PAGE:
- Many Stadia games aren’t running at 4K/60fps.
- Google points towards the way developers have chosen to port their games to Stadia.
- Tech giant says performance improvements are expected in the future.
In the latest development of Stadia’s beleaguered launch, Google is pointing the finger at developers for breaking game performance promises.
The Promise of 4K/60fps Performance
Since launch last week, both critics and players have reported that not all games are running at 4K resolution with 60 frames per second, despite promotional promises suggesting otherwise.
A case in point is the absurd Stadia launch trailer hammering home the point. Google VP and GM, Phil Harrison, even explicitly confirmed that all games would support 4K/60 fps at launch in a tweet last month.
Despite these assurances, real-world performance doesn’t live up.
Games like flagship launch titles Red Dead Redemption 2 and Destiny 2, are rendered at 1080p or 1440p before being up-scaled to 4K. The stream may be in 4K, courtesy of the Chromecast Ultra (with its very own overheating controversy), but Google’s server hardware isn’t pushing out native 4K/60 fps.
Google Points Towards Developers and Stadia Port ‘Freedom’
Google has now responded with the following statement. The company points to how developers opted to ship the Stadia version of their games. The reality of Stadia’s current capabilities appears to be at odds with Google’s promises.
Stadia streams at 4K and 60 FPS – and that includes all aspects of our graphics pipeline from game to screen: GPU, encoder and Chromecast Ultra all outputting at 4k to 4k TVs, with the appropriate internet connection. Developers making Stadia games work hard to deliver the best streaming experience for every game. Like you see on all platforms, this includes a variety of techniques to achieve the best overall quality. We give developers the freedom of how to achieve the best image quality and frame rate on Stadia and we are impressed with what they have been able to achieve for day one.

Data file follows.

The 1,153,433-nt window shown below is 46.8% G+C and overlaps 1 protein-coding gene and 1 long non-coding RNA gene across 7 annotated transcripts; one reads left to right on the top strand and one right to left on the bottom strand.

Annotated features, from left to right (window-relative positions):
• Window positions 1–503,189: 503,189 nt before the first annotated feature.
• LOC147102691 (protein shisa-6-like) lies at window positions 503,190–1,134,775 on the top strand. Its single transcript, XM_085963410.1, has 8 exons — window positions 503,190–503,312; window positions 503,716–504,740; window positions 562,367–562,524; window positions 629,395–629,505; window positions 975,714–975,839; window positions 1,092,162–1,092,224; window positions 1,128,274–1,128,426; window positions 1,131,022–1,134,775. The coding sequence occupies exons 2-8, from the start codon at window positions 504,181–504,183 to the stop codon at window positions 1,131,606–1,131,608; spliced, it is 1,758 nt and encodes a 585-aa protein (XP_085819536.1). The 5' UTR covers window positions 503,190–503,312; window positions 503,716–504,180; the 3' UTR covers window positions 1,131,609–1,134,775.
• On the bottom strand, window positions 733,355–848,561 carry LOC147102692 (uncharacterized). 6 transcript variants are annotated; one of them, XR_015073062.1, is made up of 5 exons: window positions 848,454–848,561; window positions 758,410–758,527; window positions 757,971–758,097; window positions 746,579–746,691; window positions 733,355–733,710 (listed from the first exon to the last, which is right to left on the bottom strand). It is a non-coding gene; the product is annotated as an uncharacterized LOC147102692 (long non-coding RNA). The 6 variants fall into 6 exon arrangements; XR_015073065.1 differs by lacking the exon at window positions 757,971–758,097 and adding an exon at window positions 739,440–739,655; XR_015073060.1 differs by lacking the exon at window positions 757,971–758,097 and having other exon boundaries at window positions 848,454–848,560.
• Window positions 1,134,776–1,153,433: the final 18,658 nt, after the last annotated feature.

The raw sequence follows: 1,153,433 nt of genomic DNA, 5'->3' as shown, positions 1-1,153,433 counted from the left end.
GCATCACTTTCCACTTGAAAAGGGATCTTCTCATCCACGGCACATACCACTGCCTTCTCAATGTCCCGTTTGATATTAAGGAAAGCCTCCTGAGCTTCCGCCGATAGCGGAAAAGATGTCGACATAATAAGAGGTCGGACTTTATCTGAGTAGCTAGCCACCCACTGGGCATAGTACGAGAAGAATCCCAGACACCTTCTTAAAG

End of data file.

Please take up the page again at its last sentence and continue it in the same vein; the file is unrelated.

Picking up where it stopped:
Nevertheless, there are reasons to be optimistic. Google expects developers to up the performance of their games moving forward, as the statement reads.
We expect that many developers can, and in most cases will, continue to improve their games on Stadia. And because Stadia lives in our data centers, developers are able to innovate quickly while delivering even better experiences directly to you without the need for game patches or downloads.
Google is conveniently passing the buck to developers rather than recognizing that it’s marketing team is responsible for overselling Stadia. This does little assuage a growing sense of resentment among early adopters.